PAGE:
6 Benefits of Transactional Emails You Shouldn’t Ignore

Email marketing has been a powerful tool for businesses for many years.

Its incredibly high return on investment (ROI) makes email marketing the most cost-effective marketing technique for businesses of all sizes.

It also allows companies to reach out directly to their customers on their email list, share important information and promotions, and build a stronger relationship with their audience.

However, an aspect of any good email marketing strategy that is sometimes overlooked is transactional emails.

Transactional emails are an important tool in any email marketer’s toolbelt and have many benefits that most people won’t utilize, leaving potential revenue on the table.

Before I get into the benefits of said transactional emails, I want to clarify what a transactional email is (and isn’t ) in the first place. So…

What is a transactional email?

As per another article I’ve written about what a transactional email is, a transactional email is an email sent to a user in response to an action taken by that user, like creating an account or making a purchase.

Transactional emails contain information specific to each user and are sent to individuals one at a time. Here are a few examples:

  • Welcome emails
  • Account creation emails
  • Password reset emails
  • Subscription confirmation emails
  • Order confirmation emails
  • Payment receipt emails
  • Shipping emails

Transactional emails are emails that users should expect to receive when they complete an action, again such as creating an account on a website or making a purchase. They may contain important information, such as passwords or order confirmation & shipping details.

What transactional emails aren’t are marketing emails.

Marketing emails are sent by one person to many people as opposed to transactional emails which are sent by one person to another person.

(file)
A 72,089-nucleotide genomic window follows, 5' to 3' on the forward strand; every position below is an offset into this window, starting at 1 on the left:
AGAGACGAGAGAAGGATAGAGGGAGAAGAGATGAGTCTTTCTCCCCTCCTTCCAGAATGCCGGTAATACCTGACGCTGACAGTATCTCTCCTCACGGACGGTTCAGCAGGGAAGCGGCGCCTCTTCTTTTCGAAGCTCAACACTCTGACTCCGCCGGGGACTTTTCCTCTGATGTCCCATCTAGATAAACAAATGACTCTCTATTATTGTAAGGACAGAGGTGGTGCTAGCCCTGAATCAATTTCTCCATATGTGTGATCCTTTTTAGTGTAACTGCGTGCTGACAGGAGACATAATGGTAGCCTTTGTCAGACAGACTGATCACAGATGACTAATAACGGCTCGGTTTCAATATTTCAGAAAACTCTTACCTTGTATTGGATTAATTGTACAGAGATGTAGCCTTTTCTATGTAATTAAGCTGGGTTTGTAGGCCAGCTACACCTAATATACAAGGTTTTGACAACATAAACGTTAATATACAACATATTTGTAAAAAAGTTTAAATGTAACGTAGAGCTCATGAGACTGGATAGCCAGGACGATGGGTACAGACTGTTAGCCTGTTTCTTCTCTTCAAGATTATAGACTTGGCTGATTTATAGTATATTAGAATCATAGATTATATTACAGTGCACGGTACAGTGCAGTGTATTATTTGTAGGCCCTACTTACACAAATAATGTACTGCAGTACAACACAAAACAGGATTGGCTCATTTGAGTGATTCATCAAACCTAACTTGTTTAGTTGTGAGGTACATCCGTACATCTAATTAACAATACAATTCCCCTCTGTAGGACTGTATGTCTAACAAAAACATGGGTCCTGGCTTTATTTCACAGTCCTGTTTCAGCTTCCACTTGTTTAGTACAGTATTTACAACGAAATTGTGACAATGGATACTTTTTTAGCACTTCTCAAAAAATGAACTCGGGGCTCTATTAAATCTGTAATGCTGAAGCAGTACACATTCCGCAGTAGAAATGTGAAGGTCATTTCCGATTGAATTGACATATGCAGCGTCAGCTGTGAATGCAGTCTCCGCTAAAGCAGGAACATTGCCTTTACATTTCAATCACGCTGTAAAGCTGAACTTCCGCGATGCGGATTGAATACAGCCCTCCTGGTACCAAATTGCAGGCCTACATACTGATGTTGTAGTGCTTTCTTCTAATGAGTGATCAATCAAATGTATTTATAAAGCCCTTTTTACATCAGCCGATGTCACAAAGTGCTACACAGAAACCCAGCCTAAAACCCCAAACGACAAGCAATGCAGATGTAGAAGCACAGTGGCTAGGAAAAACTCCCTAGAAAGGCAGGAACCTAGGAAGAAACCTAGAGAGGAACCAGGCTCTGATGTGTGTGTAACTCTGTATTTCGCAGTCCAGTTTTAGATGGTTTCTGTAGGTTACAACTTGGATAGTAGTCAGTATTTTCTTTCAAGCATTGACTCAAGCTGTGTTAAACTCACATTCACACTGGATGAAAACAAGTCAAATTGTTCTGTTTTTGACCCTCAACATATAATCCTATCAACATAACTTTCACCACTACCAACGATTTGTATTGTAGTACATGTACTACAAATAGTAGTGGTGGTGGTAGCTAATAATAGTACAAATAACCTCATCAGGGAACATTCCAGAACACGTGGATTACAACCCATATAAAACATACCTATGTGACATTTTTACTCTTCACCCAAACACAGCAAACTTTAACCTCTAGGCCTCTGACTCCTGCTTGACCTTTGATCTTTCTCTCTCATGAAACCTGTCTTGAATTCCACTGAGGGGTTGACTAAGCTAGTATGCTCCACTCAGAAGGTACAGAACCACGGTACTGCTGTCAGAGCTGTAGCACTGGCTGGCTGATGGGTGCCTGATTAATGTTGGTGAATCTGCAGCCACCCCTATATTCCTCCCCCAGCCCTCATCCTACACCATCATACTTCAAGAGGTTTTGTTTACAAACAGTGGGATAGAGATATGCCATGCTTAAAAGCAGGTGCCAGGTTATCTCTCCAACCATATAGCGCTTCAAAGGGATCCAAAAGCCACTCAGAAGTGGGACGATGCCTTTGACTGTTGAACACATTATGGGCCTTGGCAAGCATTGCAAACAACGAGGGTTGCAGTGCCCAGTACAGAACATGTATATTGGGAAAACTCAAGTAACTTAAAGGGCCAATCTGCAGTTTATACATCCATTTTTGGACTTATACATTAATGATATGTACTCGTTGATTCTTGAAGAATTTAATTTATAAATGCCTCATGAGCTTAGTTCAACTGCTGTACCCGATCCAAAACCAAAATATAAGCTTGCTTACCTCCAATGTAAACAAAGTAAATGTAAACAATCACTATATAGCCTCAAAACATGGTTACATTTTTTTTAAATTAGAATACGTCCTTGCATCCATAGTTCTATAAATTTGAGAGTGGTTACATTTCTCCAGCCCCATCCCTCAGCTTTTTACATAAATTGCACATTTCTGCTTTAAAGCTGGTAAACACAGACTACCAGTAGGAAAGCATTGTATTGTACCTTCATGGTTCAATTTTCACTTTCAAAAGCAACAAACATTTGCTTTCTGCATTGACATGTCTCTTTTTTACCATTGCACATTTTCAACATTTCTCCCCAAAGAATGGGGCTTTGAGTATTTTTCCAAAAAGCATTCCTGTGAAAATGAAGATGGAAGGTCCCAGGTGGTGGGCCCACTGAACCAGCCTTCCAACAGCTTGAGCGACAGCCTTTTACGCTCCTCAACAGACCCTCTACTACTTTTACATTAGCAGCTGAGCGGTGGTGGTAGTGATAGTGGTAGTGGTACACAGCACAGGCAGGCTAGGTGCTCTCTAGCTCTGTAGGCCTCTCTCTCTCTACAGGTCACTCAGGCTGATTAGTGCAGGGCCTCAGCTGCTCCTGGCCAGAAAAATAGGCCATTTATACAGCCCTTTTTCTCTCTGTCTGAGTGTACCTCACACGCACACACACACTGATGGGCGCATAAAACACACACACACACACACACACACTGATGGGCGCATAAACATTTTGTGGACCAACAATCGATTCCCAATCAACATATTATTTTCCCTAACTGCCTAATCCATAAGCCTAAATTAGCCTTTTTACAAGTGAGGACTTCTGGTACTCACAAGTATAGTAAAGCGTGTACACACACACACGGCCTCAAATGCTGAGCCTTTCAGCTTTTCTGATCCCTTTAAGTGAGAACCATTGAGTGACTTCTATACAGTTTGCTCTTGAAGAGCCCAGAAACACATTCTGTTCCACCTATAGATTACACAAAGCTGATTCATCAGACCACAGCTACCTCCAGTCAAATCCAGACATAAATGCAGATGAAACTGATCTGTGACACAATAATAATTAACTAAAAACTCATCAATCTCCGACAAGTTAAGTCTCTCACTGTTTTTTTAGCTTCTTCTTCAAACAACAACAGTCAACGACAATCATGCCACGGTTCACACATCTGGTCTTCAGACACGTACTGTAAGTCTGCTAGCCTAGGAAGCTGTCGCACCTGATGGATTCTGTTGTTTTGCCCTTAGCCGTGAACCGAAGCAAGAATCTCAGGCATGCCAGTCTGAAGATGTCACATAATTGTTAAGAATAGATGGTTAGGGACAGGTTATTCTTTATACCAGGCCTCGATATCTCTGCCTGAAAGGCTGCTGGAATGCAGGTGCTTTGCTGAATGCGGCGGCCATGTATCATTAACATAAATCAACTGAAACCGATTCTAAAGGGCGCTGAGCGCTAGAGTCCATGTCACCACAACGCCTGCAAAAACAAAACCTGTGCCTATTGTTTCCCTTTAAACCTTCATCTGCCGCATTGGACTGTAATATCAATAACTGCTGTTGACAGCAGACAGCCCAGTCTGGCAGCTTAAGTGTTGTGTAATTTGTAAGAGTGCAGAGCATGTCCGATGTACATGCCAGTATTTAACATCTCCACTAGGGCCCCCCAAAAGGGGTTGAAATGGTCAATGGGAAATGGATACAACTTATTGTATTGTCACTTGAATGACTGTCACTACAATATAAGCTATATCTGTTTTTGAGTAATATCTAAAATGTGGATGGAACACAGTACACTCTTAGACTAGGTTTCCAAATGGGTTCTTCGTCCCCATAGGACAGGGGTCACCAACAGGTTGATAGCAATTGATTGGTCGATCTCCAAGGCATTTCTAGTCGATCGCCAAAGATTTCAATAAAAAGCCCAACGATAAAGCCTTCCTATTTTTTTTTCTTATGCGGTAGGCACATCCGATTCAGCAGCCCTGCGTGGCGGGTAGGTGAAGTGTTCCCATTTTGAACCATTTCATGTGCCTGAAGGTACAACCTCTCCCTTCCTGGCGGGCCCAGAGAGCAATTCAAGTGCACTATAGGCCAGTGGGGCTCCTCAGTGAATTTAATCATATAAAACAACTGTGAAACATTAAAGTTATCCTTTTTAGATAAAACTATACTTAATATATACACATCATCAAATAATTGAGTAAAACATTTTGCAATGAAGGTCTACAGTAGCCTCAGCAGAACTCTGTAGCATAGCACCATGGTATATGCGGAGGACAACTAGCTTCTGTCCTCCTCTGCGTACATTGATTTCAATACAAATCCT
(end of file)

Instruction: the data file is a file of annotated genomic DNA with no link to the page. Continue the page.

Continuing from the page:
Transactional emails can contain marketing content along with the information provided, but the main purpose of a transactional email isn’t the marketing itself.

Now that that’s out of the way, here are 6 benefits of transactional emails:

1. Delivering Timely and Relevant Information

The best example of this benefit is the transparency it creates for the customer after they’ve made a purchase.

The customer gets a payment confirmation with all of the important details like an itemized list, quantity, pricing, and payment details; after that, the customer can get shipping notifications and watch their purchase make its way to them.

Finally, they get an arrival email once their order has been fulfilled and has arrived at the correct location.

By delivering timely and relevant information like this with transactional emails, businesses can demonstrate their commitment to transparent and efficient communication.

This does well to increase customer trust, reduce customer inquiries or concerns, and enhance the overall customer experience.

2. Building Trust and Confidence

As I touched on in the previous benefit, transparency and relevant communication can make a company seem much more accessible to a customer, increasing the chance that they’ll go with that company when making a purchase.

This helps establish a positive perception of the brand and fosters trust with the recipient, potentially leading to another purchase down the line.

3. Driving Customer Engagement

Transactional emails create opportunities for customer engagement.

By including relevant content or personalized recommendations in these emails, businesses can encourage customers to take additional actions or explore other products or services.

This engagement can lead to increased customer loyalty, repeat purchases, and ultimately, higher revenue.

4. Upselling & Cross-Selling

As I mentioned earlier, a transactional email isn’t a marketing email because they aren’t sent with the intent to push someone toward making a purchase; they’re sent in response to an action a user takes.